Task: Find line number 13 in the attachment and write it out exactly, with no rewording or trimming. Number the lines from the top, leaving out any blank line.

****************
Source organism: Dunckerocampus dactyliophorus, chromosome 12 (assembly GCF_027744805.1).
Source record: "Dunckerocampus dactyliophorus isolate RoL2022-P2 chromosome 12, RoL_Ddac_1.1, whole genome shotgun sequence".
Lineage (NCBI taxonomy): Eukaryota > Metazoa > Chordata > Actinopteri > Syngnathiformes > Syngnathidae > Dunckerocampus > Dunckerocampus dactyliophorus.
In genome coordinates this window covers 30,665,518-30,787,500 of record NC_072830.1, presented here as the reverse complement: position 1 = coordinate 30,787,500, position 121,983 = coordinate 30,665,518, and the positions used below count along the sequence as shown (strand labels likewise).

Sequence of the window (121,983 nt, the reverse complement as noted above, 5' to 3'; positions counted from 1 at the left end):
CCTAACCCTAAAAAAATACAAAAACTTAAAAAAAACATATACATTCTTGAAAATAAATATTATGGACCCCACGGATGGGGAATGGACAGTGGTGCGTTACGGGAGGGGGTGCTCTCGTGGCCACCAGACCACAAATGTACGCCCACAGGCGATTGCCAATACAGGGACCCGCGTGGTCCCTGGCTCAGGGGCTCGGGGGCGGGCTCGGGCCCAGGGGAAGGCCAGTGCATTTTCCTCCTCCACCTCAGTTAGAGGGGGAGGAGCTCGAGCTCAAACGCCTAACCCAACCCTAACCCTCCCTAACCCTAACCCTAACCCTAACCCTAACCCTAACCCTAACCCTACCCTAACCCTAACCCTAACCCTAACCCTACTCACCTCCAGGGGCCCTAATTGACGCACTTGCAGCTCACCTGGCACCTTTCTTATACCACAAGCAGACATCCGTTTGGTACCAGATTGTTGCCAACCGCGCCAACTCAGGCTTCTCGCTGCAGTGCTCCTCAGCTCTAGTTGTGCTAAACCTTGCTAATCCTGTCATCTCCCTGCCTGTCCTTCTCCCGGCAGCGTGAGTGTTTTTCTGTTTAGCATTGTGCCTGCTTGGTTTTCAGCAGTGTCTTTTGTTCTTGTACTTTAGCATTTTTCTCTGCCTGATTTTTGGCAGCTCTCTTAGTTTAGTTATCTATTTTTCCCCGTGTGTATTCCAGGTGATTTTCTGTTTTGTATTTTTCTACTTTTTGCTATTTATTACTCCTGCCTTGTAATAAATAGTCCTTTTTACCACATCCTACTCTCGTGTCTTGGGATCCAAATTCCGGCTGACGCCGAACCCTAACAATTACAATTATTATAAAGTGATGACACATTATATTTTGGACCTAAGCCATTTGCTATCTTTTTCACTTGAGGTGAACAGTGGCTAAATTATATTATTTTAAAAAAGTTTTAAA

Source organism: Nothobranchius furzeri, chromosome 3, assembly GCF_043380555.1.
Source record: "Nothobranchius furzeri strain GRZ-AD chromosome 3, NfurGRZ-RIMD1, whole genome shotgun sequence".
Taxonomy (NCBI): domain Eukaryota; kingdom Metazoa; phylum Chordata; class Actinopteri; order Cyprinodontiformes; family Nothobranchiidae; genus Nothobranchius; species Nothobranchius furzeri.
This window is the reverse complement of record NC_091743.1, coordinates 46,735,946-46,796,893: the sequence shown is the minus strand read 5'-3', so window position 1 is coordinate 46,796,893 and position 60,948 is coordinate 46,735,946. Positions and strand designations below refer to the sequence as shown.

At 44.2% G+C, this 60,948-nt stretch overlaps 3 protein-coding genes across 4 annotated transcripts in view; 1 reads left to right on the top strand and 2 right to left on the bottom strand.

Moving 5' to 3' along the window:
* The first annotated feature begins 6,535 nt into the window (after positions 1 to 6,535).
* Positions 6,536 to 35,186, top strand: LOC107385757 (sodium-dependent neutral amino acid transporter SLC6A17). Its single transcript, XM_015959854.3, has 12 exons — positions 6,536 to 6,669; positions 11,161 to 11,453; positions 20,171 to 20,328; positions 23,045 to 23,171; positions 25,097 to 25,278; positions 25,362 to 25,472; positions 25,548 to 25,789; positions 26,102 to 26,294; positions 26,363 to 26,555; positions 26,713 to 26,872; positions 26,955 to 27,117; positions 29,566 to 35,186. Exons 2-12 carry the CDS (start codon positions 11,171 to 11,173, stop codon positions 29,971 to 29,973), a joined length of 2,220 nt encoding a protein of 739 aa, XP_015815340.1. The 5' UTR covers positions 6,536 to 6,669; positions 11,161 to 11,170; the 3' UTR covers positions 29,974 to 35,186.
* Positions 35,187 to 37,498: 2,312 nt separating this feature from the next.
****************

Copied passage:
* The first annotated feature begins 6,535 nt into the window (after positions 1 to 6,535).